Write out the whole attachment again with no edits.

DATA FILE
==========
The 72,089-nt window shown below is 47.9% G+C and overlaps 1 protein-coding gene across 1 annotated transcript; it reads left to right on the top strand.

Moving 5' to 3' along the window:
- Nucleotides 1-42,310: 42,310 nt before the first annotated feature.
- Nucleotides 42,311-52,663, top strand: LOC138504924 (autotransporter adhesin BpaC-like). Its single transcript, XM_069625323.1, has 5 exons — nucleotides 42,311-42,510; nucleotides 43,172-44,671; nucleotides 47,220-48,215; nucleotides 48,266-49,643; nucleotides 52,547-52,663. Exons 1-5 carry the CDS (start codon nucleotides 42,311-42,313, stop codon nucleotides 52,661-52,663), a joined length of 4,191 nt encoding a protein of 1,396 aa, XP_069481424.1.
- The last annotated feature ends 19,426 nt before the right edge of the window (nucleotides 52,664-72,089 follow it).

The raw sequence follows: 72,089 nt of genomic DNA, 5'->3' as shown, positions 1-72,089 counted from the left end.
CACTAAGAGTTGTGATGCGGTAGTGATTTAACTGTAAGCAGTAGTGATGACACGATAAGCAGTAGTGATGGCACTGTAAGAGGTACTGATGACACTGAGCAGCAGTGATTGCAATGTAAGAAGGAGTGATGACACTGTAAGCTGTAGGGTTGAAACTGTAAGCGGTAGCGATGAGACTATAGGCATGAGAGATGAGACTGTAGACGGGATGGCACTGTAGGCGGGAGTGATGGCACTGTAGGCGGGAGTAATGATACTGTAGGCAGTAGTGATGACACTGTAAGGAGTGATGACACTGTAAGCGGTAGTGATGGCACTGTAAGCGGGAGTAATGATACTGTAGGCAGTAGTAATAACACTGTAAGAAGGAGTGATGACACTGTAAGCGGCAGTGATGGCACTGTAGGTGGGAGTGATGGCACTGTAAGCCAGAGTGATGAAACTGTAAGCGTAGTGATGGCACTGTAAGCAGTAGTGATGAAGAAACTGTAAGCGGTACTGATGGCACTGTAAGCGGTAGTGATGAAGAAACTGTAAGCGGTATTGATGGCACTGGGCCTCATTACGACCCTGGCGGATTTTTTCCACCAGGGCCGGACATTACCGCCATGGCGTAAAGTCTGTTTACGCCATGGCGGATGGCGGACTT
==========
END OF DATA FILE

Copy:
The 72,089-nt window shown below is 47.9% G+C and overlaps 1 protein-coding gene across 1 annotated transcript; it reads left to right on the top strand.

Moving 5' to 3' along the window:
- Nucleotides 1-42,310: 42,310 nt before the first annotated feature.
- Nucleotides 42,311-52,663, top strand: LOC138504924 (autotransporter adhesin BpaC-like). Its single transcript, XM_069625323.1, has 5 exons — nucleotides 42,311-42,510; nucleotides 43,172-44,671; nucleotides 47,220-48,215; nucleotides 48,266-49,643; nucleotides 52,547-52,663. Exons 1-5 carry the CDS (start codon nucleotides 42,311-42,313, stop codon nucleotides 52,661-52,663), a joined length of 4,191 nt encoding a protein of 1,396 aa, XP_069481424.1.
- The last annotated feature ends 19,426 nt before the right edge of the window (nucleotides 52,664-72,089 follow it).

The raw sequence follows: 72,089 nt of genomic DNA, 5'->3' as shown, positions 1-72,089 counted from the left end.
CACTAAGAGTTGTGATGCGGTAGTGATTTAACTGTAAGCAGTAGTGATGACACGATAAGCAGTAGTGATGGCACTGTAAGAGGTACTGATGACACTGAGCAGCAGTGATTGCAATGTAAGAAGGAGTGATGACACTGTAAGCTGTAGGGTTGAAACTGTAAGCGGTAGCGATGAGACTATAGGCATGAGAGATGAGACTGTAGACGGGATGGCACTGTAGGCGGGAGTGATGGCACTGTAGGCGGGAGTAATGATACTGTAGGCAGTAGTGATGACACTGTAAGGAGTGATGACACTGTAAGCGGTAGTGATGGCACTGTAAGCGGGAGTAATGATACTGTAGGCAGTAGTAATAACACTGTAAGAAGGAGTGATGACACTGTAAGCGGCAGTGATGGCACTGTAGGTGGGAGTGATGGCACTGTAAGCCAGAGTGATGAAACTGTAAGCGTAGTGATGGCACTGTAAGCAGTAGTGATGAAGAAACTGTAAGCGGTACTGATGGCACTGTAAGCGGTAGTGATGAAGAAACTGTAAGCGGTATTGATGGCACTGGGCCTCATTACGACCCTGGCGGATTTTTTCCACCAGGGCCGGACATTACCGCCATGGCGTAAAGTCTGTTTACGCCATGGCGGATGGCGGACTT